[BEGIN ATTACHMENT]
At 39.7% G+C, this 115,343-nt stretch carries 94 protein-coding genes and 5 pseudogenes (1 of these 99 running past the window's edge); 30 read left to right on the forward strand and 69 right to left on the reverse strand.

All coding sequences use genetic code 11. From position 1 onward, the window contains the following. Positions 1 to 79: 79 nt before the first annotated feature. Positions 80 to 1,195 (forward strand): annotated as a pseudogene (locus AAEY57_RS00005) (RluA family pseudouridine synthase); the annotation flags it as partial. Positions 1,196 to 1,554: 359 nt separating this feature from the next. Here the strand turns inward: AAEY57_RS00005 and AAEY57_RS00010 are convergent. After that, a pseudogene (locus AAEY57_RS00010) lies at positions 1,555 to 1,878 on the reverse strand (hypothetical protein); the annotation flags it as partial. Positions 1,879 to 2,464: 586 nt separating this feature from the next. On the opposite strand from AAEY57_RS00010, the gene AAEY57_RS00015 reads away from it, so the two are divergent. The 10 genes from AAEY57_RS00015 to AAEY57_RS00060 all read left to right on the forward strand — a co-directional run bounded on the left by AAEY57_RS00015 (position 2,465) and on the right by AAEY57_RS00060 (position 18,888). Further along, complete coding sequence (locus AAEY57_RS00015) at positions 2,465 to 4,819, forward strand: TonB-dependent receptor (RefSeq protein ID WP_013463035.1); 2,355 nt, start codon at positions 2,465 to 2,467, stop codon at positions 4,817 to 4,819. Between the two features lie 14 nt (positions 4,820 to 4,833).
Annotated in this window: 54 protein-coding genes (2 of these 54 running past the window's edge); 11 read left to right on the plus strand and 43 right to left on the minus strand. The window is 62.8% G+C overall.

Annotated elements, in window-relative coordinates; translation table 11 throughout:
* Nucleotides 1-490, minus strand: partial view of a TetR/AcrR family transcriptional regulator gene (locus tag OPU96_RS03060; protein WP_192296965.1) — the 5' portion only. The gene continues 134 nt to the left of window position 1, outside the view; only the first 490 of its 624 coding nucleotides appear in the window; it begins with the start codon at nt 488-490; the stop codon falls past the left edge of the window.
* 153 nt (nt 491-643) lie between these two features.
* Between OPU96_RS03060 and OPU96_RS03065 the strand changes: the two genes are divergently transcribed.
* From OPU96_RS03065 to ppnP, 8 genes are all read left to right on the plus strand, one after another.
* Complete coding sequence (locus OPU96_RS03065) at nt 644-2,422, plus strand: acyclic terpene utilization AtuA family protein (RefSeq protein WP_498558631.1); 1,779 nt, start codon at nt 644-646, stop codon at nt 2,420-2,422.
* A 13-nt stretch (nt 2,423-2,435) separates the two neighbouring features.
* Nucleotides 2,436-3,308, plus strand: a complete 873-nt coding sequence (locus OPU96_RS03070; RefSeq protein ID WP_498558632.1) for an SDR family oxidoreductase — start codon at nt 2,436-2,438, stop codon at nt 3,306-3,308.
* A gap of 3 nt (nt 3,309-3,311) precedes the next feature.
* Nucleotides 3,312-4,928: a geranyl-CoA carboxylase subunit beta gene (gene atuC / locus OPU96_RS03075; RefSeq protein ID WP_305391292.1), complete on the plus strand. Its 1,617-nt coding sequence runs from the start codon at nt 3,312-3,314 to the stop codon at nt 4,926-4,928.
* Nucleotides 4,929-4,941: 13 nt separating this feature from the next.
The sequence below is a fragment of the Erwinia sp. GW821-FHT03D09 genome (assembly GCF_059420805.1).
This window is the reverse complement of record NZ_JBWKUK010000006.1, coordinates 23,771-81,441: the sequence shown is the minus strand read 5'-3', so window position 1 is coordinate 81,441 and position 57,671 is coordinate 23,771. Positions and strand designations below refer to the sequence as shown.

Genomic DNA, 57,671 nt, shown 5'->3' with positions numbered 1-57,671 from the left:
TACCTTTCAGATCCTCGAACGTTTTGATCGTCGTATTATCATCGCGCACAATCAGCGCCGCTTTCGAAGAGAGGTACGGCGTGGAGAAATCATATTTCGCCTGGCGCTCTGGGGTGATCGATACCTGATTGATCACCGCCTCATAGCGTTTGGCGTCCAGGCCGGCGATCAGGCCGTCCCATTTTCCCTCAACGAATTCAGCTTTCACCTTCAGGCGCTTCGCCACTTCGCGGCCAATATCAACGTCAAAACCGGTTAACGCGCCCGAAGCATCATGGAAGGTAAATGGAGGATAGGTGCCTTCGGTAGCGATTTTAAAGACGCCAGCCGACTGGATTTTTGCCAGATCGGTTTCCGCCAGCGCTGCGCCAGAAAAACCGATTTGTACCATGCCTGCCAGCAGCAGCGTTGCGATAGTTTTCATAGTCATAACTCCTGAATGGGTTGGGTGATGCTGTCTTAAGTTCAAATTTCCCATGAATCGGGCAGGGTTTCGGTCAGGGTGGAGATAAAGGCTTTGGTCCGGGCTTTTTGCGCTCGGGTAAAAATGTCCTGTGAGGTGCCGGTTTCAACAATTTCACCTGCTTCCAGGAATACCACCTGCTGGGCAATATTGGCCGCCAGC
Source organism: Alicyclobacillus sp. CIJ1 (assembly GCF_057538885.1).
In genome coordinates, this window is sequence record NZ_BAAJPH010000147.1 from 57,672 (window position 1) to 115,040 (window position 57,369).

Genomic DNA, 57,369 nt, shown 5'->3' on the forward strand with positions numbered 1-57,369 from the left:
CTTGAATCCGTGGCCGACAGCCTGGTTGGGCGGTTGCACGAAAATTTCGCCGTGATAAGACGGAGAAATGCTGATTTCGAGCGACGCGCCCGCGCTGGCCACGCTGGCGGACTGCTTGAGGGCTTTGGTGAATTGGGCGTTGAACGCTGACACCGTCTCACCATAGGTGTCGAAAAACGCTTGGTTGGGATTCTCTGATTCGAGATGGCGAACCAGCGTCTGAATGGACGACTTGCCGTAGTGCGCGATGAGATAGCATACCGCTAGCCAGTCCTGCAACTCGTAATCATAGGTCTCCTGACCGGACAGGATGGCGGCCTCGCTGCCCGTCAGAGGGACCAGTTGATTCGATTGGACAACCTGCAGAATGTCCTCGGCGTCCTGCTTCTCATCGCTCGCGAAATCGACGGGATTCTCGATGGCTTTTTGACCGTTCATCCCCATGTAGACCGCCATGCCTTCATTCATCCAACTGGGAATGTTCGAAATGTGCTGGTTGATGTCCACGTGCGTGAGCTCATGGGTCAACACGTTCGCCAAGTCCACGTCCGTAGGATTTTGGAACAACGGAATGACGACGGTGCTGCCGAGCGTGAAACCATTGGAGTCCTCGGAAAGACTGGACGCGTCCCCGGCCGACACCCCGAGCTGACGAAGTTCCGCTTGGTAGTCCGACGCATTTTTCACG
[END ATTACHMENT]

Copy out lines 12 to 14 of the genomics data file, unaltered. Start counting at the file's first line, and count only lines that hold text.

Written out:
* A gap of 3 nt (nt 3,309-3,311) precedes the next feature.
* Nucleotides 3,312-4,928: a geranyl-CoA carboxylase subunit beta gene (gene atuC / locus OPU96_RS03075; RefSeq protein ID WP_305391292.1), complete on the plus strand. Its 1,617-nt coding sequence runs from the start codon at nt 3,312-3,314 to the stop codon at nt 4,926-4,928.
* Nucleotides 4,929-4,941: 13 nt separating this feature from the next.